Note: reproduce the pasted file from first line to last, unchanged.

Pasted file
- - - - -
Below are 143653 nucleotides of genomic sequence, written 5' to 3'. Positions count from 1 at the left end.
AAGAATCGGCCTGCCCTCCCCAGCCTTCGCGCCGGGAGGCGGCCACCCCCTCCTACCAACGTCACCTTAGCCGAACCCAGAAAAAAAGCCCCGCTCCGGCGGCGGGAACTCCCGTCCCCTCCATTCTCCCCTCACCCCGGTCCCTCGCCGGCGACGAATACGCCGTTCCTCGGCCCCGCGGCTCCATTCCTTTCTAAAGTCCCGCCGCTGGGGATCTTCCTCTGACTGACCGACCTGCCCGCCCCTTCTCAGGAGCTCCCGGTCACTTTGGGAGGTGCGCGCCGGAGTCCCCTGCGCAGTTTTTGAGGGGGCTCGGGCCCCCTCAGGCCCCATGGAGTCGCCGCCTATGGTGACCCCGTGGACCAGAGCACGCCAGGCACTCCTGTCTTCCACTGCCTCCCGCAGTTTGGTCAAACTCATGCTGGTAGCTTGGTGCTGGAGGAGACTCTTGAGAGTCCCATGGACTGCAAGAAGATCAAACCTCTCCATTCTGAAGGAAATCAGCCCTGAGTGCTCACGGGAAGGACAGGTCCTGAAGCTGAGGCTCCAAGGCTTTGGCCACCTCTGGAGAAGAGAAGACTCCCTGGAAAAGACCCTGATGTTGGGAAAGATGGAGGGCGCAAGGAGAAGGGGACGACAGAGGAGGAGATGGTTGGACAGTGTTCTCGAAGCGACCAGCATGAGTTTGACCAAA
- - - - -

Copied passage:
Below are 143653 nucleotides of genomic sequence, written 5' to 3'. Positions count from 1 at the left end.
AAGAATCGGCCTGCCCTCCCCAGCCTTCGCGCCGGGAGGCGGCCACCCCCTCCTACCAACGTCACCTTAGCCGAACCCAGAAAAAAAGCCCCGCTCCGGCGGCGGGAACTCCCGTCCCCTCCATTCTCCCCTCACCCCGGTCCCTCGCCGGCGACGAATACGCCGTTCCTCGGCCCCGCGGCTCCATTCCTTTCTAAAGTCCCGCCGCTGGGGATCTTCCTCTGACTGACCGACCTGCCCGCCCCTTCTCAGGAGCTCCCGGTCACTTTGGGAGGTGCGCGCCGGAGTCCCCTGCGCAGTTTTTGAGGGGGCTCGGGCCCCCTCAGGCCCCATGGAGTCGCCGCCTATGGTGACCCCGTGGACCAGAGCACGCCAGGCACTCCTGTCTTCCACTGCCTCCCGCAGTTTGGTCAAACTCATGCTGGTAGCTTGGTGCTGGAGGAGACTCTTGAGAGTCCCATGGACTGCAAGAAGATCAAACCTCTCCATTCTGAAGGAAATCAGCCCTGAGTGCTCACGGGAAGGACAGGTCCTGAAGCTGAGGCTCCAAGGCTTTGGCCACCTCTGGAGAAGAGAAGACTCCCTGGAAAAGACCCTGATGTTGGGAAAGATGGAGGGCGCAAGGAGAAGGGGACGACAGAGGAGGAGATGGTTGGACAGTGTTCTCGAAGCGACCAGCATGAGTTTGACCAAA